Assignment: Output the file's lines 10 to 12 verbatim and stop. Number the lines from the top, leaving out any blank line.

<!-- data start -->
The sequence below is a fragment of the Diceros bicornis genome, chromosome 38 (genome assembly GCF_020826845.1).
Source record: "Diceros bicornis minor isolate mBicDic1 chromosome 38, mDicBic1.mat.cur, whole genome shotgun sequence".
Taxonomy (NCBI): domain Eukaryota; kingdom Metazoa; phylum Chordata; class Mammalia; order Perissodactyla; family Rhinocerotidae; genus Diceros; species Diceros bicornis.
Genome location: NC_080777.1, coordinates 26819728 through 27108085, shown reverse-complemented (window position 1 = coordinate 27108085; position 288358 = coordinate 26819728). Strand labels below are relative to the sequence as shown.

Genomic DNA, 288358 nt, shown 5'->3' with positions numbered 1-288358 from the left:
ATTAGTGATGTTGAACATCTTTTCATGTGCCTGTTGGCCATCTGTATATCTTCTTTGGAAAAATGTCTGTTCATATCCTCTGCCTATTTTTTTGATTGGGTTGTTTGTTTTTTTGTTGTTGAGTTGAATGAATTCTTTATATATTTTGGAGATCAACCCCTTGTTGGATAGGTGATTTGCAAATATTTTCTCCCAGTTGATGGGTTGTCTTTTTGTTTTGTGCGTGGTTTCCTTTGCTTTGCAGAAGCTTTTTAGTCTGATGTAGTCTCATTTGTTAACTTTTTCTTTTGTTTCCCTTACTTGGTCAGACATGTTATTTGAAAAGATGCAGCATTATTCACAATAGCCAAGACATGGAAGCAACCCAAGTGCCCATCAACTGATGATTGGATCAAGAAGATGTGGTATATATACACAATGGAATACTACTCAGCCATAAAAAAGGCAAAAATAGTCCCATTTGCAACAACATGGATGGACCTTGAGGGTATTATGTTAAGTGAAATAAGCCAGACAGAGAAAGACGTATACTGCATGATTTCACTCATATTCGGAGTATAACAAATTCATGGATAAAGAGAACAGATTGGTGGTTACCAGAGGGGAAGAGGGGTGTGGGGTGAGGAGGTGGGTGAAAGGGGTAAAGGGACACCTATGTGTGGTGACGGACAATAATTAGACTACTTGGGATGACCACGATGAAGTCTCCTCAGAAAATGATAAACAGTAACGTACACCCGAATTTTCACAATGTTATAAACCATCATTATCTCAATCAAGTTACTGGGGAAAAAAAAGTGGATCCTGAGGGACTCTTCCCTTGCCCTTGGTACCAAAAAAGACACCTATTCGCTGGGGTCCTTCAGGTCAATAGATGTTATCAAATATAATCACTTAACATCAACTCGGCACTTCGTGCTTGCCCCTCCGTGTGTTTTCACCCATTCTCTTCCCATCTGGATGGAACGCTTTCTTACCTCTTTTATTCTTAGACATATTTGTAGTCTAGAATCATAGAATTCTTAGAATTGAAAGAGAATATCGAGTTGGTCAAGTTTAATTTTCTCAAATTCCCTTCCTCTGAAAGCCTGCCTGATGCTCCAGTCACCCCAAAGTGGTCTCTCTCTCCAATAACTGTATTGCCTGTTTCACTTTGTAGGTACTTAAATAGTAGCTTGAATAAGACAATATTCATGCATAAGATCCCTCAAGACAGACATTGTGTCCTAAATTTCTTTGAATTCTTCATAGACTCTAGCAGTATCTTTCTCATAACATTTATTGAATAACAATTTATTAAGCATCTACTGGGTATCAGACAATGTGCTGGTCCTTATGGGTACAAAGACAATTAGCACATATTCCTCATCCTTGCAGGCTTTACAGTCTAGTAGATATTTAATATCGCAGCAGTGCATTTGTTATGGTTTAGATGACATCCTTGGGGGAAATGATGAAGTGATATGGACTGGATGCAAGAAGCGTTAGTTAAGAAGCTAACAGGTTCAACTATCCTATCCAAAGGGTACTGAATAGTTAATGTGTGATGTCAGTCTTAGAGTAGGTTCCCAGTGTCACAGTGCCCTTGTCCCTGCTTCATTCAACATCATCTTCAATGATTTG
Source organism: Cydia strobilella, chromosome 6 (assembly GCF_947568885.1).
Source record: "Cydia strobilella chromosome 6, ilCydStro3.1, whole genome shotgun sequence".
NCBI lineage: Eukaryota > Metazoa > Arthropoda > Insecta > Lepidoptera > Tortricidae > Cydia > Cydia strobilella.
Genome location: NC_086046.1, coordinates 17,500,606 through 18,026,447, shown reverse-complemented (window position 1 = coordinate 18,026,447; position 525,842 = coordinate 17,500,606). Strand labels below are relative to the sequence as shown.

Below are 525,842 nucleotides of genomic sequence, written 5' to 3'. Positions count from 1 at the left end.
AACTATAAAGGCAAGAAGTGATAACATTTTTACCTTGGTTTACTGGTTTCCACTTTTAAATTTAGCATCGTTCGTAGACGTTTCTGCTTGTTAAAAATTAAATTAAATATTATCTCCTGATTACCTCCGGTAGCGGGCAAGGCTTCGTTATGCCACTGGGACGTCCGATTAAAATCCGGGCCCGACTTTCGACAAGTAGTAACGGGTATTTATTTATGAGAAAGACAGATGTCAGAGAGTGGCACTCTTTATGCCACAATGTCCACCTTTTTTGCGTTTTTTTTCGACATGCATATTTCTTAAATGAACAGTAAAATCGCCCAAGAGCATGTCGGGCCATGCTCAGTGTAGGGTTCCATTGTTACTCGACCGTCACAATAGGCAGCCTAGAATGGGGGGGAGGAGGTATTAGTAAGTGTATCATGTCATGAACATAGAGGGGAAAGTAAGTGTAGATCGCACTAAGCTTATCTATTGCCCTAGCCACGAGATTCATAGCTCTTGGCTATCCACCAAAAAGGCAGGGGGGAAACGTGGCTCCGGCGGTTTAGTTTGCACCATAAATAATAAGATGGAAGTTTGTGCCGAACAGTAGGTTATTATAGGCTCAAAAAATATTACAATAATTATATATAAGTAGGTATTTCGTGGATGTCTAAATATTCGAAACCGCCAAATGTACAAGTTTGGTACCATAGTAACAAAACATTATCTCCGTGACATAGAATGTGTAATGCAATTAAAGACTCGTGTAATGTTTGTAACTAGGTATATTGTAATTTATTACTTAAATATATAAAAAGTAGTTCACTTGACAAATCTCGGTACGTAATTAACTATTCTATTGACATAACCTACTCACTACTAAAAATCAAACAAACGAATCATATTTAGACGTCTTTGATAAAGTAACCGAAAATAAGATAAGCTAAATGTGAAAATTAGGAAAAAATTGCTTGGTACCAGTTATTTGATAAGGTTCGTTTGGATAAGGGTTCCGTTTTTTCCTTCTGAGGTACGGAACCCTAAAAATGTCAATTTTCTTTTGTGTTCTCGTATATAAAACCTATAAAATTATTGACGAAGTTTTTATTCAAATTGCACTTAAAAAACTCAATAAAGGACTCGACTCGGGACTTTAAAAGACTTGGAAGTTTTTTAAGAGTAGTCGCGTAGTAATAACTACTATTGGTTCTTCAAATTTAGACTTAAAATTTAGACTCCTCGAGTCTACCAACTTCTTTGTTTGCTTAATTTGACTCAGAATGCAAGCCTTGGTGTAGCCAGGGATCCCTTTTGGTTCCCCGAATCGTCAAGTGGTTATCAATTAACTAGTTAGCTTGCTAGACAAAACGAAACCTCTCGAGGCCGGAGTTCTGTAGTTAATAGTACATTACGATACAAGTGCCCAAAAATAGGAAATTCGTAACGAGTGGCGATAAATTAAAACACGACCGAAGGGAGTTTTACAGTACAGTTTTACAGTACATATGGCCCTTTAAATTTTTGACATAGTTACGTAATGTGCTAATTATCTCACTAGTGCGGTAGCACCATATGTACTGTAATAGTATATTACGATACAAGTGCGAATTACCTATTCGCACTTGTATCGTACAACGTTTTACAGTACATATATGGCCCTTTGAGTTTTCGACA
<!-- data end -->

Genome location: NC_086046.1, coordinates 17,500,606 through 18,026,447, shown reverse-complemented (window position 1 = coordinate 18,026,447; position 525,842 = coordinate 17,500,606). Strand labels below are relative to the sequence as shown.

Below are 525,842 nucleotides of genomic sequence, written 5' to 3'. Positions count from 1 at the left end.
AACTATAAAGGCAAGAAGTGATAACATTTTTACCTTGGTTTACTGGTTTCCACTTTTAAATTTAGCATCGTTCGTAGACGTTTCTGCTTGTTAAAAATTAAATTAAATATTATCTCCTGATTACCTCCGGTAGCGGGCAAGGCTTCGTTATGCCACTGGGACGTCCGATTAAAATCCGGGCCCGACTTTCGACAAGTAGTAACGGGTATTTATTTATGAGAAAGACAGATGTCAGAGAGTGGCACTCTTTATGCCACAATGTCCACCTTTTTTGCGTTTTTTTTCGACATGCATATTTCTTAAATGAACAGTAAAATCGCCCAAGAGCATGTCGGGCCATGCTCAGTGTAGGGTTCCATTGTTACTCGACCGTCACAATAGGCAGCCTAGAATGGGGGGGAGGAGGTATTAGTAAGTGTATCATGTCATGAACATAGAGGGGAAAGTAAGTGTAGATCGCACTAAGCTTATCTATTGCCCTAGCCACGAGATTCATAGCTCTTGGCTATCCACCAAAAAGGCAGGGGGGAAACGTGGCTCCGGCGGTTTAGTTTGCACCATAAATAATAAGATGGAAGTTTGTGCCGAACAGTAGGTTATTATAGGCTCAAAAAATATTACAATAATTATATATAAGTAGGTATTTCGTGGATGTCTAAATATTCGAAACCGCCAAATGTACAAGTTTGGTACCATAGTAACAAAACATTATCTCCGTGACATAGAATGTGTAATGCAATTAAAGACTCGTGTAATGTTTGTAACTAGGTATATTGTAATTTATTACTTAAATATATAAAAAGTAGTTCACTTGACAAATCTCGGTACGTAATTAACTATTCTATTGACATAACCTACTCACTACTAAAAATCAAACAAACGAATCATATTTAGACGTCTTTGATAAAGTAACCGAAAATAAGATAAGCTAAATGTGAAAATTAGGAAAAAATTGCTTGGTACCAGTTATTTGATAAGGTTCGTTTGGATAAGGGTTCCGTTTTTTCCTTCTGAGGTACGGAACCCTAAAAATGTCAATTTTCTTTTGTGTTCTCGTATATAAAACCTATAAAATTATTGACGAAGTTTTTATTCAAATTGCACTTAAAAAACTCAATAAAGGACTCGACTCGGGACTTTAAAAGACTTGGAAGTTTTTTAAGAGTAGTCGCGTAGTAATAACTACTATTGGTTCTTCAAATTTAGACTTAAAATTTAGACTCCTCGAGTCTACCAACTTCTTTGTTTGCTTAATTTGACTCAGAATGCAAGCCTTGGTGTAGCCAGGGATCCCTTTTGGTTCCCCGAATCGTCAAGTGGTTATCAATTAACTAGTTAGCTTGCTAGACAAAACGAAACCTCTCGAGGCCGGAGTTCTGTAGTTAATAGTACATTACGATACAAGTGCCCAAAAATAGGAAATTCGTAACGAGTGGCGATAAATTAAAACACGACCGAAGGGAGTTTTACAGTACAGTTTTACAGTACATATGGCCCTTTAAATTTTTGACATAGTTACGTAATGTGCTAATTATCTCACTAGTGCGGTAGCACCATATGTACTGTAATAGTATATTACGATACAAGTGCGAATTACCTATTCGCACTTGTATCGTACAACGTTTTACAGTACATATATGGCCCTTTGAGTTTTCGACA